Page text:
icon for podpress  Connolly on BPS [30:36m]: Play Now | Play in Popup | Download


Podium and Public Ed Shows

Our next two LA shows are set. Next Tuesday, 10/9, the usual suspects chat up the second Warren/Brown Senate and the first Obama/Romney debate-like-events. The following week, 10/16, a brash proposal from on high might revamp the Boston Public Schools.

If you can catch Ryan and Mike live pontificating on the kinda debates, go here at 2:30 PM Eastern on Oct. 9th. We’ll consider call-ins at 718-664-6966. Make nice if you want to join in on this.

The following week, John Connolly, who chairs Boston City Council’s Committee on Education, joins us. He’s driving toward a breathtaking overhaul of BPS. If you want to hear that live, go here at 2:30 PM Eastern on Oct. 16th.

Each show is available on demand afterward of hear in a player or download. Go to that show’s URL, come back here to Left Ahead, or go to our iTunes page.


Kearns Goodwin Update Show

A month from the primary that almost certainly will decide the 3rd Middlesex MA Senate race, five Dems are in the race for the open seat. Joe Kearns Goodwin joined us got an update.

We couldn’t get him to pick on fellow candidates, but he did get into his issues. In a contest to replace a respected progressive, Susan Fargo, who’s retiring, a big part of this race is differentiating yourself. Listen in as Kearns Goodwin describes his emphasis on specific areas of education as well as a drive for a graduated income tax. While he has combat experience in two wars and has detailed proposals in education, he still sees the big battle to be fought in the Joint Revenue Committee area. Hear him describe how refining the tax burdens, and as important, defining where additional moneys should go are the future.

Kearns Goodwin is a champion of training MA workers (maybe starting in kindergarten) to have the skills employers will need and many already have going unfilled. Click below to hear him describe the ways he thinks we need to match jobs with job seekers.

He also spoke about what he liked and saw lacking in the recent agenda of the General Court.

icon for podpress  Joe Kearns Goodwin update [29:44m]: Play Now | Play in Popup | Download


Alex Buck Podcast

Not your usual politician, as Alex Buck describes himself, joined us today to pitch his positions and his aims if he becomes Susan Fargo’s replacement in the MA Senate for 3rd Middlesex. He says he tells voters in his front door speech that’s one of his pluses.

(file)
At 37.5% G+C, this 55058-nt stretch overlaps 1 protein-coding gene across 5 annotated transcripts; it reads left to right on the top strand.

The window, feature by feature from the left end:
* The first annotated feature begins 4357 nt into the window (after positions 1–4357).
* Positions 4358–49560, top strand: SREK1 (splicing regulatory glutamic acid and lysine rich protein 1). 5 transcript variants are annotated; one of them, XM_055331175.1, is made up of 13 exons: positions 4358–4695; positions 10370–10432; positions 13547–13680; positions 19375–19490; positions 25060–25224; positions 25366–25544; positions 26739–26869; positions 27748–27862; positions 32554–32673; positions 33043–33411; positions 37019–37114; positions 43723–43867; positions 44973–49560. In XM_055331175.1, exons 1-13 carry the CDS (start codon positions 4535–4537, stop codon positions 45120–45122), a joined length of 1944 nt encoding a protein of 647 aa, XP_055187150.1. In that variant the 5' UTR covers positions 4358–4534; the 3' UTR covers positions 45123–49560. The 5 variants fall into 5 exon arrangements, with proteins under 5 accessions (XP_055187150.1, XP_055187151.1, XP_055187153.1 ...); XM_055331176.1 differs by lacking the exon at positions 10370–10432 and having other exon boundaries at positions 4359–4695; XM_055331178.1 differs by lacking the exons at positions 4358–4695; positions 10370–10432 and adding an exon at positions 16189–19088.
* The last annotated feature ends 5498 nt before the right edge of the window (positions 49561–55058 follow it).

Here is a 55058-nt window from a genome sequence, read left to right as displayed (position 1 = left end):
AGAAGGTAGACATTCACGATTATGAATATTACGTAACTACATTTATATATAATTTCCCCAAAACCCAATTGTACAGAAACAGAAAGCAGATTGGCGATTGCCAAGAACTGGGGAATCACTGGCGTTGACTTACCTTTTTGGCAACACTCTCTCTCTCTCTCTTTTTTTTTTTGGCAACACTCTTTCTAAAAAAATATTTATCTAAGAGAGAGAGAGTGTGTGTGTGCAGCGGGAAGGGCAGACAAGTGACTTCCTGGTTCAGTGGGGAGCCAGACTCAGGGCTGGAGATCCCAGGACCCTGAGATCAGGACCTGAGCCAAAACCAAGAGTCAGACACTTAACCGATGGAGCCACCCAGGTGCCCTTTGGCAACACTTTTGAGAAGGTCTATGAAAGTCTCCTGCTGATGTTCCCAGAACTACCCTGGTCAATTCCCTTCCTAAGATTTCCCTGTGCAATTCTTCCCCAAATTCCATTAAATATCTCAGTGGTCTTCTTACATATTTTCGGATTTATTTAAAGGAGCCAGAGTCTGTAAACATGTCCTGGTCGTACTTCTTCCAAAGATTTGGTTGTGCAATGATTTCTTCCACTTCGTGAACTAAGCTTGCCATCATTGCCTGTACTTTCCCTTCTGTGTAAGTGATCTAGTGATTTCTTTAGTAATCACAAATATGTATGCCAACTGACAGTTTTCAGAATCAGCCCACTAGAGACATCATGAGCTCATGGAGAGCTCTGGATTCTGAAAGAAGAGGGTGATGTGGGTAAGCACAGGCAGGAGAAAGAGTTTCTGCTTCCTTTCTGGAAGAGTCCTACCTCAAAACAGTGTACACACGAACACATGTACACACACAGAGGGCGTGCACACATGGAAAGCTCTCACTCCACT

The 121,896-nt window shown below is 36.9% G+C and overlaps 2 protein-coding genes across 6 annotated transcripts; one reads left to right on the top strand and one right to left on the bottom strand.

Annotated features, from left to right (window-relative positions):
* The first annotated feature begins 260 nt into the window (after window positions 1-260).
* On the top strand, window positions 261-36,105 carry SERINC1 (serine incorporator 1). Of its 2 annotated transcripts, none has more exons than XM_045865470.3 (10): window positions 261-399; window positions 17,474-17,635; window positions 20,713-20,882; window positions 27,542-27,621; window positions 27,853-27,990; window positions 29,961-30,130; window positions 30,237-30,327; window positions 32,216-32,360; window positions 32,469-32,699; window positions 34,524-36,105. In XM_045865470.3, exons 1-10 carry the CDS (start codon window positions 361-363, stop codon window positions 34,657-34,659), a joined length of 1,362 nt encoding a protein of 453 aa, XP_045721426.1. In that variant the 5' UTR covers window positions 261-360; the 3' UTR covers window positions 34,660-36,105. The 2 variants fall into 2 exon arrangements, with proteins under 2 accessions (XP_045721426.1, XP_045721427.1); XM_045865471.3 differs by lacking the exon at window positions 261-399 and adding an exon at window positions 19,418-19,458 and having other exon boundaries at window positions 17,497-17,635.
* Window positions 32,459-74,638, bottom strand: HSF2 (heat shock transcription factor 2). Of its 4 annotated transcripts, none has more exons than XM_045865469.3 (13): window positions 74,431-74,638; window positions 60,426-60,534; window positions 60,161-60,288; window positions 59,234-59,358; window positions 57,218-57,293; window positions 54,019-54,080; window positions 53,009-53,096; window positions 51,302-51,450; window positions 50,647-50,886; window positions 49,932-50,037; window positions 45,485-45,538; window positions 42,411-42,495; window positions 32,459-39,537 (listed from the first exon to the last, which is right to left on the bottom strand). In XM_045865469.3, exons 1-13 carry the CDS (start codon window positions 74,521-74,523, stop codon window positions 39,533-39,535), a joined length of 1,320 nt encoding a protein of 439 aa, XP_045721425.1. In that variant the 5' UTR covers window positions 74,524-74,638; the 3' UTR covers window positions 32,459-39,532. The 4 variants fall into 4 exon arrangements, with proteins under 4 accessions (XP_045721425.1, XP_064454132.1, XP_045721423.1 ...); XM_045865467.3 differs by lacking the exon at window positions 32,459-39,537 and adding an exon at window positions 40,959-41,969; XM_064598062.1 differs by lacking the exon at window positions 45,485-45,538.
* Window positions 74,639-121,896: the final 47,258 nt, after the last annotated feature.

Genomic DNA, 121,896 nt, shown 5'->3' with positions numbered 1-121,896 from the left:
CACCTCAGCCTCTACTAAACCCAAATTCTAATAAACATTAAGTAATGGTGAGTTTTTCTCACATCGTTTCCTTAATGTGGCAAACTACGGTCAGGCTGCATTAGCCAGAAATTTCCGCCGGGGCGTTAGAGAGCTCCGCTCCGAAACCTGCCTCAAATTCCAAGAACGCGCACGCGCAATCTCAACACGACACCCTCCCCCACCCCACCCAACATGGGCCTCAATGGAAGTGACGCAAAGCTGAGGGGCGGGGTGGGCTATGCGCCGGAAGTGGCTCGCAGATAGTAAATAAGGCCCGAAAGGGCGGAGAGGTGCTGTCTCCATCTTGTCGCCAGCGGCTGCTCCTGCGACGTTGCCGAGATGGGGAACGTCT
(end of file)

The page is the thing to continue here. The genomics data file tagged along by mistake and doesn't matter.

He warned us that his campaign site is almost fleshed out, but won’t get his platform and issues for a few more days. Meanwhile, click below to hear his views and goals on a very wide range, from education to taxes to growing our economy to mass transit to the role of government.

Buck layered a masters in public administration from Harvard’s Kennedy School on his mechanical engineering bachelors. He talks about his vision for an economy that educates for and enables the likes of life sciences, biotech and clean energy. He is firmly against giving tax breaks to individual companies (comparing that the mere fertilizer when an industry’s entire environment should foster all companies who enter it or expand in it).

He sees education from all-day kindergarten through public support to keep state colleges affordable to workplace education as pivotal to building and expanding these essential industries. Listen in as he addresses why he thinks we are one of the few places in the country that can pull this off.

This was the fourth in the 3rd Middlesex Senate series. Mara Dolan was the first, Mike Barrett the second, and Joe Kearns Goodwin the third.

icon for podpress  Alex Buck [31:48m]: Play Now | Play in Popup | Download


Tag Team Pundits Podcast

Ryan and Mike were at elections 2012 again. We recapped the more inane blunders of the GOP, in Congress as well as Mitt Romney. We left the state legislatures and governors alone this week.

Ryan believes voters will start to pay attention a few weeks before the general election. He is sanguine enough to think Dems will retain the Senate and maybe pick up a few in the House. He also thinks that Warren will top Brown in a tight race.